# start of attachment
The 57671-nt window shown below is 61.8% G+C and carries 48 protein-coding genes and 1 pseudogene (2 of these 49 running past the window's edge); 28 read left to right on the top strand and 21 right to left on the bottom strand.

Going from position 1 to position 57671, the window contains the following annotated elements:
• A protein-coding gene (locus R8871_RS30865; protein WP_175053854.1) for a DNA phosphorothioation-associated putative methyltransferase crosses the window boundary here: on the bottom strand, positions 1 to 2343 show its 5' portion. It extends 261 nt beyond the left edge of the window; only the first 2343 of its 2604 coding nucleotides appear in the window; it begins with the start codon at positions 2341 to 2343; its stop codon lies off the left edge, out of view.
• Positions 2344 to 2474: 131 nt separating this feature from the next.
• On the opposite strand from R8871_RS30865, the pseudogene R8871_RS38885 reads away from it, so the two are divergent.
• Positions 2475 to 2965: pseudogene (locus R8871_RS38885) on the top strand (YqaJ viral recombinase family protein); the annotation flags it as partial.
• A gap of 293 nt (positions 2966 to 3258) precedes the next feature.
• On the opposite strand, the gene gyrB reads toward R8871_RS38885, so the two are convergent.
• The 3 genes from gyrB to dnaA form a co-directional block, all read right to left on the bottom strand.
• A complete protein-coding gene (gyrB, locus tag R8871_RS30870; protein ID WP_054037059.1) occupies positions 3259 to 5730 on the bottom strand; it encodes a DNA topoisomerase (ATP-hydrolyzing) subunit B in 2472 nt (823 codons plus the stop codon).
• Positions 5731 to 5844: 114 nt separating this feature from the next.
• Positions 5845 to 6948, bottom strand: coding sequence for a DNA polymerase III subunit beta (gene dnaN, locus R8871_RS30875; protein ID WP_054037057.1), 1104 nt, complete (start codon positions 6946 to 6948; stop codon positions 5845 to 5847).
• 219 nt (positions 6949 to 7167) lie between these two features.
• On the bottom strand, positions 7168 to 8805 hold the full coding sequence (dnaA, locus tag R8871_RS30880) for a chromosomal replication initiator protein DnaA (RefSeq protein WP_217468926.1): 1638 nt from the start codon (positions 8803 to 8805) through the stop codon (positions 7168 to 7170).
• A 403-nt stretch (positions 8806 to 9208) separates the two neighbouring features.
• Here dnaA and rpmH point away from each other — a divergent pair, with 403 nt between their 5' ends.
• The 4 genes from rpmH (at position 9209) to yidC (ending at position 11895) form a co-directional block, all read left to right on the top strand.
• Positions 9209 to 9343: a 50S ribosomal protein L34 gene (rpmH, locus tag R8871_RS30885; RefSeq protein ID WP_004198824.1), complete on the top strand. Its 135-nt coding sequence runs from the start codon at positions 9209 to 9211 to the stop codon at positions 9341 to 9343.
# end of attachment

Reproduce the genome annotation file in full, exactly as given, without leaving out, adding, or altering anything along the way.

The 57671-nt window shown below is 61.8% G+C and carries 48 protein-coding genes and 1 pseudogene (2 of these 49 running past the window's edge); 28 read left to right on the top strand and 21 right to left on the bottom strand.

Going from position 1 to position 57671, the window contains the following annotated elements:
• A protein-coding gene (locus R8871_RS30865; protein WP_175053854.1) for a DNA phosphorothioation-associated putative methyltransferase crosses the window boundary here: on the bottom strand, positions 1 to 2343 show its 5' portion. It extends 261 nt beyond the left edge of the window; only the first 2343 of its 2604 coding nucleotides appear in the window; it begins with the start codon at positions 2341 to 2343; its stop codon lies off the left edge, out of view.
• Positions 2344 to 2474: 131 nt separating this feature from the next.
• On the opposite strand from R8871_RS30865, the pseudogene R8871_RS38885 reads away from it, so the two are divergent.
• Positions 2475 to 2965: pseudogene (locus R8871_RS38885) on the top strand (YqaJ viral recombinase family protein); the annotation flags it as partial.
• A gap of 293 nt (positions 2966 to 3258) precedes the next feature.
• On the opposite strand, the gene gyrB reads toward R8871_RS38885, so the two are convergent.
• The 3 genes from gyrB to dnaA form a co-directional block, all read right to left on the bottom strand.
• A complete protein-coding gene (gyrB, locus tag R8871_RS30870; protein ID WP_054037059.1) occupies positions 3259 to 5730 on the bottom strand; it encodes a DNA topoisomerase (ATP-hydrolyzing) subunit B in 2472 nt (823 codons plus the stop codon).
• Positions 5731 to 5844: 114 nt separating this feature from the next.
• Positions 5845 to 6948, bottom strand: coding sequence for a DNA polymerase III subunit beta (gene dnaN, locus R8871_RS30875; protein ID WP_054037057.1), 1104 nt, complete (start codon positions 6946 to 6948; stop codon positions 5845 to 5847).
• 219 nt (positions 6949 to 7167) lie between these two features.
• On the bottom strand, positions 7168 to 8805 hold the full coding sequence (dnaA, locus tag R8871_RS30880) for a chromosomal replication initiator protein DnaA (RefSeq protein WP_217468926.1): 1638 nt from the start codon (positions 8803 to 8805) through the stop codon (positions 7168 to 7170).
• A 403-nt stretch (positions 8806 to 9208) separates the two neighbouring features.
• Here dnaA and rpmH point away from each other — a divergent pair, with 403 nt between their 5' ends.
• The 4 genes from rpmH (at position 9209) to yidC (ending at position 11895) form a co-directional block, all read left to right on the top strand.
• Positions 9209 to 9343: a 50S ribosomal protein L34 gene (rpmH, locus tag R8871_RS30885; RefSeq protein ID WP_004198824.1), complete on the top strand. Its 135-nt coding sequence runs from the start codon at positions 9209 to 9211 to the stop codon at positions 9341 to 9343.